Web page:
Okay. So far, we’ve got the motherboard, the processor, the memory, and the power supply. Along the way, I mentioned an after-market fan for the CPU. In this post, I’ll go over the other elements I put inside the case.
Of course, one of the things you need is a hard disk. In my case, I decided to get two identical hard disks. Alas, this is one of the places for a hard-learned lesson. Hard disks can use different kinds of technology to interface with the motherboard and the computer. You choose which one in the system BIOS setting. In my case, the choices were RAID, IDE, or ACHI. These are pretty standard. I already knew I needed to use RAID for the hard disks, since it’s required for the Intel RapidStorage Technology (RST for short) I mentioned back in part two of this series.
Now, there are several flavors of RAID. For the purposes here, I originally thought I wanted RAID1, which causes the two disks to “mirror” each other: everything is written to both disks. The idea is that you then have an automatic backup. If one disk fails, just pull it out, order a new one, and your system continues running just fine while you wait for the replacement to arrive. It turns out there are reasons why this isn’t an optimal backup strategy and you need to do ordinary backups anyway, but that was my original plan.
The actual cabling that you use for your drives–whether they are hard drives, solid state drives, optical drives–is something called a SATA cable. I can plug up to six SATA devices into my motherboard. I’d planned to use two for hard disks, one for a solid state drive, and one for my optical drive, leaving two left over for expansion.
So, I needed to have the two hard drives configured as RAID. The RapidStorage technology requires a solid state drive, also configured as part of the RAID array. No problem, thought I. But, of the six SATA ports, the Intel H77 chip controlled four and a third-party chip controlled two. In order to use RST, I’d have to put the hard disks and the solid state drive on the ports controlled by the Intel H77 chip. However, these ports operated at different speeds: two at 6GBs and two at 3GBs. No matter which device I plugged into which port, I couldn’t get a system that would (a) boot; (b) put the two hard drives on a RAID1 array; and (c) enable the RST technology. I concluded that the the three drives would not only have to use the same controller chip, but also all be at the same speed. This bit of experimentation cost me about half a day.
What I finally did was use a single RAID array for one of the two hard disks and the solid state drive, both attached to ports controlled by the H77 chip. Then I attached the second hard drive to a 6GBs SATA port controlled by the third-party chip, and not configured as part of my RAID array. Now everything booted, I had RST running, and the system was stable.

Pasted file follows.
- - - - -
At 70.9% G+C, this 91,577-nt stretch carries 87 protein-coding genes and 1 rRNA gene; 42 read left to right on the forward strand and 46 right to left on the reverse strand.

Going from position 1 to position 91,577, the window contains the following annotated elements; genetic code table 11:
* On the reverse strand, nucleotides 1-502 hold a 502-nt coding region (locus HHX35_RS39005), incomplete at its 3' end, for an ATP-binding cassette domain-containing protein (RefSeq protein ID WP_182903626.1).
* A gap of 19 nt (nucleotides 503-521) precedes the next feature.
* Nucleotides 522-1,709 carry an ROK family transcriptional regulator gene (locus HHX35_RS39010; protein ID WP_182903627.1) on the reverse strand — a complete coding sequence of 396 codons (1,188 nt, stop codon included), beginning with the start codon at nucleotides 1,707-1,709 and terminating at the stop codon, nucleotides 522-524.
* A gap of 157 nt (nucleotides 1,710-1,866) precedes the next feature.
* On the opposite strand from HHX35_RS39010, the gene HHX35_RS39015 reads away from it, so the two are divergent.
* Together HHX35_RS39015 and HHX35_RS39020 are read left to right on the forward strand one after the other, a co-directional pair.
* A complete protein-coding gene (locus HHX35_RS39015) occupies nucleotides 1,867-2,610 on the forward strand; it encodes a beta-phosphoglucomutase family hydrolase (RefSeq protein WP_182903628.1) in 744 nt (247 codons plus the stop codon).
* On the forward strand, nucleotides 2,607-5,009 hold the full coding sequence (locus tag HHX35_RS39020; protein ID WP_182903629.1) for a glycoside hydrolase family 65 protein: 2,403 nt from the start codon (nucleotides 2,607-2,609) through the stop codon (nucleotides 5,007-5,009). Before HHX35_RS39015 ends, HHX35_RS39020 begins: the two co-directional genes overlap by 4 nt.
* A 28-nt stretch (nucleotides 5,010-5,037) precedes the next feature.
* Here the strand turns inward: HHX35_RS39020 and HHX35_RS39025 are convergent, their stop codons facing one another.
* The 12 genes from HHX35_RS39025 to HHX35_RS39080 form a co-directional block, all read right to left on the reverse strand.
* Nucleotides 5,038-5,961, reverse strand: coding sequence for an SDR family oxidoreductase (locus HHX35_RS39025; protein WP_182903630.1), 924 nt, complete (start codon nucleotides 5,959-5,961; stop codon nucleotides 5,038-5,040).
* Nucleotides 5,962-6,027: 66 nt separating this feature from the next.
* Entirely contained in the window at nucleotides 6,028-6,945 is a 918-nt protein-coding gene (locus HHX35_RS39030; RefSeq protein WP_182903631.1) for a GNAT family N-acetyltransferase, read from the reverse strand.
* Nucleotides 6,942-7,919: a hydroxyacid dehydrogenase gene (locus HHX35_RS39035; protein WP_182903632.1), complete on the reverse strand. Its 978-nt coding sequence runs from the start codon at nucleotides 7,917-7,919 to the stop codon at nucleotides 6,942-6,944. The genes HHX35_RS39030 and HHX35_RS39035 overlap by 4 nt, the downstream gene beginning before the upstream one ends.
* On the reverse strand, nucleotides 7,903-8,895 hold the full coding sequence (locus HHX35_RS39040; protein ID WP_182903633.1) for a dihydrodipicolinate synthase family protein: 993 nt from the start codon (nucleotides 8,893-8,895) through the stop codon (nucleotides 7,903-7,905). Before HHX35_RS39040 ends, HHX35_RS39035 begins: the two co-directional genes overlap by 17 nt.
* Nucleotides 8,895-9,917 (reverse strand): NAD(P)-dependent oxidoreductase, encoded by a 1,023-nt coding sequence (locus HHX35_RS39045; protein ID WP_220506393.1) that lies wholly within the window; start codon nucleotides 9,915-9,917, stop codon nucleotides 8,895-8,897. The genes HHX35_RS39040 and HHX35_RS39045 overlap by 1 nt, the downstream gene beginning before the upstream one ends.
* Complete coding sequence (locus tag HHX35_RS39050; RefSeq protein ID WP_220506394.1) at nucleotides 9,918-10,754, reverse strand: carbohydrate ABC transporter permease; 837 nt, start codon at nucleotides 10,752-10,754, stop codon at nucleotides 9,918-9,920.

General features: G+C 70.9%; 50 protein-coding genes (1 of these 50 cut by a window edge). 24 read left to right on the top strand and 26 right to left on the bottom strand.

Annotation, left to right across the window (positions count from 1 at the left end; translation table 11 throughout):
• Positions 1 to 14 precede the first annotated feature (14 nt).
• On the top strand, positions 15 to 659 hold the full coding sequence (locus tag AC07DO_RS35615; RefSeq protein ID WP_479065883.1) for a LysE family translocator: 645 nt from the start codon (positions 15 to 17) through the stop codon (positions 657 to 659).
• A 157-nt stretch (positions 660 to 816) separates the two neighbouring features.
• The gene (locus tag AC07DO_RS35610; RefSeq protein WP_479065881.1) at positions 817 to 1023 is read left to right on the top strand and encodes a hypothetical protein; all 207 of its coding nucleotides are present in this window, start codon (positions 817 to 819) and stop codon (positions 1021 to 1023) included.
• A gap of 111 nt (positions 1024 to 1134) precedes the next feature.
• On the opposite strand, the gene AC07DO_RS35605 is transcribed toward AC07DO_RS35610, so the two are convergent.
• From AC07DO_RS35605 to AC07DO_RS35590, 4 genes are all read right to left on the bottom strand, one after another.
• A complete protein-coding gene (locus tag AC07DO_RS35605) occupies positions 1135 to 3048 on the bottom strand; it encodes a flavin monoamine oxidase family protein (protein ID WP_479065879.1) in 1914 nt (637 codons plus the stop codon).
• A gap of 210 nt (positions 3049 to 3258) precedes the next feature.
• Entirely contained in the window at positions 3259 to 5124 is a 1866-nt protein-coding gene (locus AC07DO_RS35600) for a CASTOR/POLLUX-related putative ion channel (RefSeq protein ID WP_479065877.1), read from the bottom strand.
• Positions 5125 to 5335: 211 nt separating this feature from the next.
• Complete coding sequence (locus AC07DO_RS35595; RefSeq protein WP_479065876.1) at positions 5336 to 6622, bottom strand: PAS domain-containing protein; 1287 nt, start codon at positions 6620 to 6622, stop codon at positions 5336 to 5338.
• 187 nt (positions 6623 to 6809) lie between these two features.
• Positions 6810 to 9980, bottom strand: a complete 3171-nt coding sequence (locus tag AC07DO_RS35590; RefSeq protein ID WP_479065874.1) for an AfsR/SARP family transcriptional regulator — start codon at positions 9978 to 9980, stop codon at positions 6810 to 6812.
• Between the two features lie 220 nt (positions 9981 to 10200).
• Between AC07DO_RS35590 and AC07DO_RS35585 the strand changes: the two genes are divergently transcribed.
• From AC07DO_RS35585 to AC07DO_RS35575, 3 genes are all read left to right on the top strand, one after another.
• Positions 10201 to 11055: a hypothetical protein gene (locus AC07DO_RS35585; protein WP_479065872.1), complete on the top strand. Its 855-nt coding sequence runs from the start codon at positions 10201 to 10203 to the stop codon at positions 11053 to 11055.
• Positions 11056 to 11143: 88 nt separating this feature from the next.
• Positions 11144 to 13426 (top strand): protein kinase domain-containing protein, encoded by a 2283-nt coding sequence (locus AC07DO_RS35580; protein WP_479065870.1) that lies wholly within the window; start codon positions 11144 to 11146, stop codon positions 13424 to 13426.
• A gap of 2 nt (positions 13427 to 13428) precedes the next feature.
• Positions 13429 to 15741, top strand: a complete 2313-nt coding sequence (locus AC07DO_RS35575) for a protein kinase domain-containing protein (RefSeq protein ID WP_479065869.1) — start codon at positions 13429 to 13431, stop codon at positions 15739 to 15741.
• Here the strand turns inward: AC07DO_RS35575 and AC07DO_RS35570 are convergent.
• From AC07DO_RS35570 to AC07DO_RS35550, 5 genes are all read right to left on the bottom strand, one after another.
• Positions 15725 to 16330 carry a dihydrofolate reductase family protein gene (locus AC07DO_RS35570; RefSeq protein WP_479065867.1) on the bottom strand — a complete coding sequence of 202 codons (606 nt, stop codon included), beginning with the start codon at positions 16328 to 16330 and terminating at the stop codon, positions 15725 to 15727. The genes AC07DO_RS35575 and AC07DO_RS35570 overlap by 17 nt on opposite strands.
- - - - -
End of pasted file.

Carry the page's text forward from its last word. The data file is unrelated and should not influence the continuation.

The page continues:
The final configuration of my drives is then one 2TB drive that has all my files on it, one 64GB solid state drive that’s the “swap drive” used by the RST, and a second 2TB drive that has only my weekly backups. I can still recover my system should the main drive fail since I’ve got backups, and all the data drives are connected to high-speed SATA ports.
For the solid state drive, I selected a 64GB version based mostly on price. To use RST, you need a minimum of 16GB, but the larger drive you’ve got the better. On later builds, I chose a more expensive and faster SSD, but truthfully I don’t see any difference in speed.
I wanted to be able to play the occasional BlueRay disk on my machine, so I knew that I wanted an optical drive with that capacity. With a little bit of research, it turned out to be not terribly more expensive to purchase one that would also write BlueRay disks. Another great feature of new disk drives is something called LightScribe technology. With a suitable disk, you can flip it over in the disk tray and the laser will write a label for you on the disk. There’s no more need to have sloppy and–in my case–illegible labels on your backup disks. How great is that?
I don’t know about you, but I work from multiple computers. I’ve got one in the living room so I can work while watching TV. It’s useful other ways, too, like discovering that really is Ellen Barkin in “The New Normal.” Then there’s the netbook on my nightstand that annoys my partner at 3AM when I get this fantastic idea I just have to write down. Of course, sometimes I need to work at home on work-related things. That could be on either one of the laptops mentioned above, or on my desktop system. I used to rely on VPN tunneling for the work-related files and file sharing at home, but neither of those work when I’m traveling, say, for the Higher Learning Commission or visiting family. Of course, there are the ubiquitous thumb drives, but they pose security problems if you lose them. Nowadays, I mostly use Dropbox for non-work-related file sharing. It’s secure, easy, and means I can work on documents anywhere I want.
Even with the above technologies, there are still instances where I sometimes want to be able to read or write to SD cards. For example, I’ve got one of those electronic photo albums on my desk that’s loaded up with a gajillion pictures of my grandkids. It takes an SD card and the only way to load it up with pictures is by plugging it into my computer. Thus, I wanted a card reader. There are lots inexpensive choices out there. I selected one that plugged into a fast USB 3.0 port on the motherboard and gave me an additional USB port on the front of my system.
I used an existing monitor for my system. It had VGA, DVI, and HDMI inputs. It also has speakers, which are more than sufficient for my limited purposes. By using the HDMI input, I minimize the cables that run from my system to my monitor.
I’ll finish this series with a discussion of cases.